ACACIA MOTEL is a new horror movie dealing with the very current issue of immigration. Unfortunately, it does so in a very strange way. Both due to supernatural elements but also by making it very unclear where these things are happening. Full Acacia Motel review here!
Acacia Motel is a new horror movie with a very international production. The language is primarily English, but none (or very few) of the characters are native English speakers since we’re dealing with immigrants. However, it’s never made entirely clear where or when the events of the movie take place.
Also, while I think the supernatural element could have been interesting on its own, I do not understand why the two (immigration and a supernatural folklore element) have been combined for this movie.
Continue reading our Acacia Motel review below to find out more about this horror movie.
A very international production
The production is a joint effort which means the movie is officially from the Philippines, Malaysia, Singapore, Indonesia, and Croatia. Still, it somehow seems to be dealing with the immigration struggles in the US, which is very strange to me.
I should mention that we have seen some amazing movies from every one of the Asian countries mentioned above. That’s exactly why my expectations for Acacia Motel were not low. However, that quickly changed as the movie progressed into something rather strange.
The basic plot of immigration (even combined with something supernatural to represent the inhuman circumstances) has so much potential. It seems like it was greatly wasted for the purpose of making this movie, which is a damn shame.
The international cast of Acacia Motel
While the names in the credits of Acacia Motel might not seem familiar, the faces should. One of the main characters is portrayed by Jan Bijvoet who can be seen in the Netflix series Into the Night right now. We loved that series and particularly enjoyed Jan Bijvoet – even though his character was often very annoying.
In Acacia Motel, Jan Bijvoet looks very different and this time he is more of an evil beast than just a somewhat strange man. In that respect, the beginning of this horror movie works very well, since you should be intrigued by his character, which is the father of JC.
JC is the main character, and he is portrayed by JC Santos. That’s not someone I’m very familiar with though he does have a rather impressive resume on IMDb. Just not many movies in our preferred genres. None that have had big international releases, in any case.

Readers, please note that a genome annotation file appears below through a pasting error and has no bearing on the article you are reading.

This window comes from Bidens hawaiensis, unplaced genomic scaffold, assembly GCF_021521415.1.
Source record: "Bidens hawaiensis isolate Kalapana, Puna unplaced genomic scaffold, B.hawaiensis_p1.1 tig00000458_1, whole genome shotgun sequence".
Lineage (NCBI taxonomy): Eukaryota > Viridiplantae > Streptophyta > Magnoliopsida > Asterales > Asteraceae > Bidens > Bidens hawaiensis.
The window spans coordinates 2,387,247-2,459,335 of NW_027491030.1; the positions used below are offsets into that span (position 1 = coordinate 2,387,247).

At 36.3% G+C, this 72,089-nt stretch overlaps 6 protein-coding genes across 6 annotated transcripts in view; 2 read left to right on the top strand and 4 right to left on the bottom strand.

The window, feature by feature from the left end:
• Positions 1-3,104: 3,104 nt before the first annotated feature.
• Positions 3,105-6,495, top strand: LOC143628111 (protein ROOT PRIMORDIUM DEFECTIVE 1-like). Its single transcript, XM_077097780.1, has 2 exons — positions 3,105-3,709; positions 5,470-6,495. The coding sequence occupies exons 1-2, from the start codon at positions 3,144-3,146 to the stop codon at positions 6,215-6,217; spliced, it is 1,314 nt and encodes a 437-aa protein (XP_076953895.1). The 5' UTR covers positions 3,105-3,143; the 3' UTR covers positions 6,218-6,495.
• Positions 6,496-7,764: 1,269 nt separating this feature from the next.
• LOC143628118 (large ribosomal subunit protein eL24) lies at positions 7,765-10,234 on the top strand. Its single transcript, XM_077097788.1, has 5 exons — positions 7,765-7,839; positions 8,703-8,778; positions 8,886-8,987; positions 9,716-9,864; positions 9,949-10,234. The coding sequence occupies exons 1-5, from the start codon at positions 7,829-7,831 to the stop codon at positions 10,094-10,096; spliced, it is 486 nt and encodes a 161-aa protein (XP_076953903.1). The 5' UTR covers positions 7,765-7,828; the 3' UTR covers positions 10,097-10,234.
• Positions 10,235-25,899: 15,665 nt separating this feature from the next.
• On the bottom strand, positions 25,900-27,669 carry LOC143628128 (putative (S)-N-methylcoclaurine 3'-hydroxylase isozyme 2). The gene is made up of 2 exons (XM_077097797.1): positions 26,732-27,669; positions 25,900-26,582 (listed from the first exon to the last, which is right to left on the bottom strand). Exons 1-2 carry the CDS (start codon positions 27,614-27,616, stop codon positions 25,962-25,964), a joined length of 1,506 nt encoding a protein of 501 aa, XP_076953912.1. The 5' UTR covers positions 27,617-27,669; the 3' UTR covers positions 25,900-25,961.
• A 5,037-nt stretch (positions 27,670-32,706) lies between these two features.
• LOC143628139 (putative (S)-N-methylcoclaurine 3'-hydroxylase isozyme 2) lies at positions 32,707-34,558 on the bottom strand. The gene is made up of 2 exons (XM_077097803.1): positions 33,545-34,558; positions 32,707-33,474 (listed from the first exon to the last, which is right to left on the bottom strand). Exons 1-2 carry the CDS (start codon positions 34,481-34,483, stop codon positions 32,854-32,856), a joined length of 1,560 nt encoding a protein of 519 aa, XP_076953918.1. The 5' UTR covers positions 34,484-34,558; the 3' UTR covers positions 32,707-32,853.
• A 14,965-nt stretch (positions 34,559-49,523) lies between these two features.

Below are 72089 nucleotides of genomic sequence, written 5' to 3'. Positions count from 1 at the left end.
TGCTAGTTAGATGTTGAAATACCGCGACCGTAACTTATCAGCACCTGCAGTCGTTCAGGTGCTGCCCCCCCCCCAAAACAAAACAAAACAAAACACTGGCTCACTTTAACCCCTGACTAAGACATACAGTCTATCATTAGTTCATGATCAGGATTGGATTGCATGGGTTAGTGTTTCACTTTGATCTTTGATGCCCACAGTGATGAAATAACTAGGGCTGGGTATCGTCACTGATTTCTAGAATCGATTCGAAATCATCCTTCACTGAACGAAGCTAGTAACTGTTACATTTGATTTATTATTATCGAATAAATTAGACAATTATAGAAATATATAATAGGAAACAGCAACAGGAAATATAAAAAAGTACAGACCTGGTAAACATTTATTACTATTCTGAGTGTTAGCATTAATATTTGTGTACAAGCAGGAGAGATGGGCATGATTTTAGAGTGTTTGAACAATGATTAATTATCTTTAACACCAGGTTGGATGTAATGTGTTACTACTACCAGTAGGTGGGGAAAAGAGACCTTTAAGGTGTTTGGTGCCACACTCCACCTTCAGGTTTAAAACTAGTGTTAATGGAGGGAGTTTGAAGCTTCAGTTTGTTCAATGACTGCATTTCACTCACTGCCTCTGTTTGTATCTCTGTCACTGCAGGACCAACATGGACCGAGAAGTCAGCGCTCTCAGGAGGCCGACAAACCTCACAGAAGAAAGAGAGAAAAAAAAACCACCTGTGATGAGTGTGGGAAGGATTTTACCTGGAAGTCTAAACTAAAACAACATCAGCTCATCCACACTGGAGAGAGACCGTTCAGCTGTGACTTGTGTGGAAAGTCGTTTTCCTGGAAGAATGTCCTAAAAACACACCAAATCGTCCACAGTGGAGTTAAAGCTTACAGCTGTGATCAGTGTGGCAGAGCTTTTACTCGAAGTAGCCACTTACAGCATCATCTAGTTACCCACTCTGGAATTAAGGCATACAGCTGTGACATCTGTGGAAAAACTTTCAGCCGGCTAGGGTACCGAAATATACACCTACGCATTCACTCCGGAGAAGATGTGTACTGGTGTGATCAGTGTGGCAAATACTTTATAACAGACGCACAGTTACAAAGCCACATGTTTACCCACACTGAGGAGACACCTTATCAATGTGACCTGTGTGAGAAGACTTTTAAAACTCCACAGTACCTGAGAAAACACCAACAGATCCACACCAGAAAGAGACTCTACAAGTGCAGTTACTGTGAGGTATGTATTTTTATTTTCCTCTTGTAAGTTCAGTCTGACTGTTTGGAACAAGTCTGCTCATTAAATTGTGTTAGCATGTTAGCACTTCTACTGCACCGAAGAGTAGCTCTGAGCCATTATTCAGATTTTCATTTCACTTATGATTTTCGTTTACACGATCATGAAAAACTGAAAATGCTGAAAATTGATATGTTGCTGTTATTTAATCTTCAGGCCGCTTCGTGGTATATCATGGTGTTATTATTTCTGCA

However, I am quite familiar with Bront Palarae, who plays an important supporting character. Bront Palarae was in the amazing horror-mystery Satan’s Slaves by Joko Anwar, which we highly recommend.
You should definitely check this out: Our 5-star review of Satan’s Slaves which screened at Fantasia >
Also, Bront Palarae was in the Malaysian episode of HBO Asia’s horror anthology Folklore.
Watch Acacia Motel on VOD now!
Bradley Liew directed and co-wrote Acacia Motel. He’s a Malaysian-born and Philippines-based filmmaker, who is just getting started. I can appreciate the basic idea of this movie, but I don’t think it worked very well as a whole. The production quality and (most of) the acting definitely did work, so there is good to say about this movie as well.
The screenplay was written along with Bianca Balbuena, who also co-wrote his previous movie Singing in Graveyards (2016).
When I read about this movie – and even when it began – I had high hopes for what it could turn out to be. Unfortunately, it lost me along the way. I saw all the major plot twists coming a mile away and cared less and less about the main characters as the story progressed. That cannot have been the intention or wish of the filmmaker. I certainly wasn’t what I wanted.
Acacia Motel is out on Digital HD and VOD platforms on May 22, 2020.
Director: Bradley Lieuw
Writers: Bradley Lieuw, Bianca Balbuena
Stars: JC Santos, Jan Bijvoet, Agot Isidro, Nicholas Saputra, Bront Palarae, Vithaya Pansringarm, Talia Zucker, Will Jaymes, Perry Dizon
A young Filipino man, JC, is groomed by his tyrannical Caucasian father to take over Motel Acacia, which is tasked with exterminating immigrants by the government.